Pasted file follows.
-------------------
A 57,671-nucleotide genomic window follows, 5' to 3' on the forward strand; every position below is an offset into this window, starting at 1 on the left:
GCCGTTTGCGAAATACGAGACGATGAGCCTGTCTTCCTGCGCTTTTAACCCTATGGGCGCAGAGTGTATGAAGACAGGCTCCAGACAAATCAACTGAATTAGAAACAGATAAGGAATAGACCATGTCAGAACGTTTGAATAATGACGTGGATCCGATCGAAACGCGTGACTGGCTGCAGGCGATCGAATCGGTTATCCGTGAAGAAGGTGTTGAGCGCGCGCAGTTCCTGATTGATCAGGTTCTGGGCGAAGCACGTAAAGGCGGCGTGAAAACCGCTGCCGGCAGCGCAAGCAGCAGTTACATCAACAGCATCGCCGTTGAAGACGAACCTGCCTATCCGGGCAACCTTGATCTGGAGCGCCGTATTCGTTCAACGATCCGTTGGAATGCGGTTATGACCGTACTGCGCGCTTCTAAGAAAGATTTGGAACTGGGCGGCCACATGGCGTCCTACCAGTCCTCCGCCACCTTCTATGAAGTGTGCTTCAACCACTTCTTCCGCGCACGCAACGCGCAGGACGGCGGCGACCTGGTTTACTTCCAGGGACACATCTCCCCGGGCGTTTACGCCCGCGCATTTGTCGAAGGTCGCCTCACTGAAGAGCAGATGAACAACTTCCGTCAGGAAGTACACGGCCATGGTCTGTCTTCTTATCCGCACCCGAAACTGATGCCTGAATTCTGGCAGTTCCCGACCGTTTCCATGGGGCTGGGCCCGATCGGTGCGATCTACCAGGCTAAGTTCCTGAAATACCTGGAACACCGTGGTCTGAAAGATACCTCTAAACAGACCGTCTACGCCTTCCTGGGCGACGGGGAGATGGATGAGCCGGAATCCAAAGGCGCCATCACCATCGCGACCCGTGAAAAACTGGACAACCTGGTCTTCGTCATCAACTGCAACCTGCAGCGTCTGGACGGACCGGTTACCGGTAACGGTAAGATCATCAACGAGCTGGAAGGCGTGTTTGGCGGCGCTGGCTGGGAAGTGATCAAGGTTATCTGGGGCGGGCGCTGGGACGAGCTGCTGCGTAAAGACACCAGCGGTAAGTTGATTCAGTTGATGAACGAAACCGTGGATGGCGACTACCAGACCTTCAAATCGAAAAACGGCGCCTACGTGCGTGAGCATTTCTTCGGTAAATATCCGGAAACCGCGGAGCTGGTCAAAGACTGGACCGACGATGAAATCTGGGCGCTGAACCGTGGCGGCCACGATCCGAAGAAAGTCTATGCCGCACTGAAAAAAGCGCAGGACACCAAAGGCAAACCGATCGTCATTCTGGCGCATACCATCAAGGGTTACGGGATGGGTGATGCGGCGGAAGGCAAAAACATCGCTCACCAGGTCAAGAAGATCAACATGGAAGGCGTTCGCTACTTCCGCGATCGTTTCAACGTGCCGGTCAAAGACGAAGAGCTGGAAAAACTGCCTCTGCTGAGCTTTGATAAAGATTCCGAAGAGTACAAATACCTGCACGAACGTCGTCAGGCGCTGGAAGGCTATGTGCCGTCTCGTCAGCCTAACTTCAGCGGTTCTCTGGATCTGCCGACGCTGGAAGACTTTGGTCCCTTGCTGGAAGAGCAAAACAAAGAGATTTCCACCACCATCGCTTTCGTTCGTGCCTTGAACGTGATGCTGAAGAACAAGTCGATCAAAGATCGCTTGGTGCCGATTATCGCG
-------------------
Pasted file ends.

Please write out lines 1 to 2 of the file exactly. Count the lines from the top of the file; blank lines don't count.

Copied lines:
A 57,671-nucleotide genomic window follows, 5' to 3' on the forward strand; every position below is an offset into this window, starting at 1 on the left:
GCCGTTTGCGAAATACGAGACGATGAGCCTGTCTTCCTGCGCTTTTAACCCTATGGGCGCAGAGTGTATGAAGACAGGCTCCAGACAAATCAACTGAATTAGAAACAGATAAGGAATAGACCATGTCAGAACGTTTGAATAATGACGTGGATCCGATCGAAACGCGTGACTGGCTGCAGGCGATCGAATCGGTTATCCGTGAAGAAGGTGTTGAGCGCGCGCAGTTCCTGATTGATCAGGTTCTGGGCGAAGCACGTAAAGGCGGCGTGAAAACCGCTGCCGGCAGCGCAAGCAGCAGTTACATCAACAGCATCGCCGTTGAAGACGAACCTGCCTATCCGGGCAACCTTGATCTGGAGCGCCGTATTCGTTCAACGATCCGTTGGAATGCGGTTATGACCGTACTGCGCGCTTCTAAGAAAGATTTGGAACTGGGCGGCCACATGGCGTCCTACCAGTCCTCCGCCACCTTCTATGAAGTGTGCTTCAACCACTTCTTCCGCGCACGCAACGCGCAGGACGGCGGCGACCTGGTTTACTTCCAGGGACACATCTCCCCGGGCGTTTACGCCCGCGCATTTGTCGAAGGTCGCCTCACTGAAGAGCAGATGAACAACTTCCGTCAGGAAGTACACGGCCATGGTCTGTCTTCTTATCCGCACCCGAAACTGATGCCTGAATTCTGGCAGTTCCCGACCGTTTCCATGGGGCTGGGCCCGATCGGTGCGATCTACCAGGCTAAGTTCCTGAAATACCTGGAACACCGTGGTCTGAAAGATACCTCTAAACAGACCGTCTACGCCTTCCTGGGCGACGGGGAGATGGATGAGCCGGAATCCAAAGGCGCCATCACCATCGCGACCCGTGAAAAACTGGACAACCTGGTCTTCGTCATCAACTGCAACCTGCAGCGTCTGGACGGACCGGTTACCGGTAACGGTAAGATCATCAACGAGCTGGAAGGCGTGTTTGGCGGCGCTGGCTGGGAAGTGATCAAGGTTATCTGGGGCGGGCGCTGGGACGAGCTGCTGCGTAAAGACACCAGCGGTAAGTTGATTCAGTTGATGAACGAAACCGTGGATGGCGACTACCAGACCTTCAAATCGAAAAACGGCGCCTACGTGCGTGAGCATTTCTTCGGTAAATATCCGGAAACCGCGGAGCTGGTCAAAGACTGGACCGACGATGAAATCTGGGCGCTGAACCGTGGCGGCCACGATCCGAAGAAAGTCTATGCCGCACTGAAAAAAGCGCAGGACACCAAAGGCAAACCGATCGTCATTCTGGCGCATACCATCAAGGGTTACGGGATGGGTGATGCGGCGGAAGGCAAAAACATCGCTCACCAGGTCAAGAAGATCAACATGGAAGGCGTTCGCTACTTCCGCGATCGTTTCAACGTGCCGGTCAAAGACGAAGAGCTGGAAAAACTGCCTCTGCTGAGCTTTGATAAAGATTCCGAAGAGTACAAATACCTGCACGAACGTCGTCAGGCGCTGGAAGGCTATGTGCCGTCTCGTCAGCCTAACTTCAGCGGTTCTCTGGATCTGCCGACGCTGGAAGACTTTGGTCCCTTGCTGGAAGAGCAAAACAAAGAGATTTCCACCACCATCGCTTTCGTTCGTGCCTTGAACGTGATGCTGAAGAACAAGTCGATCAAAGATCGCTTGGTGCCGATTATCGCG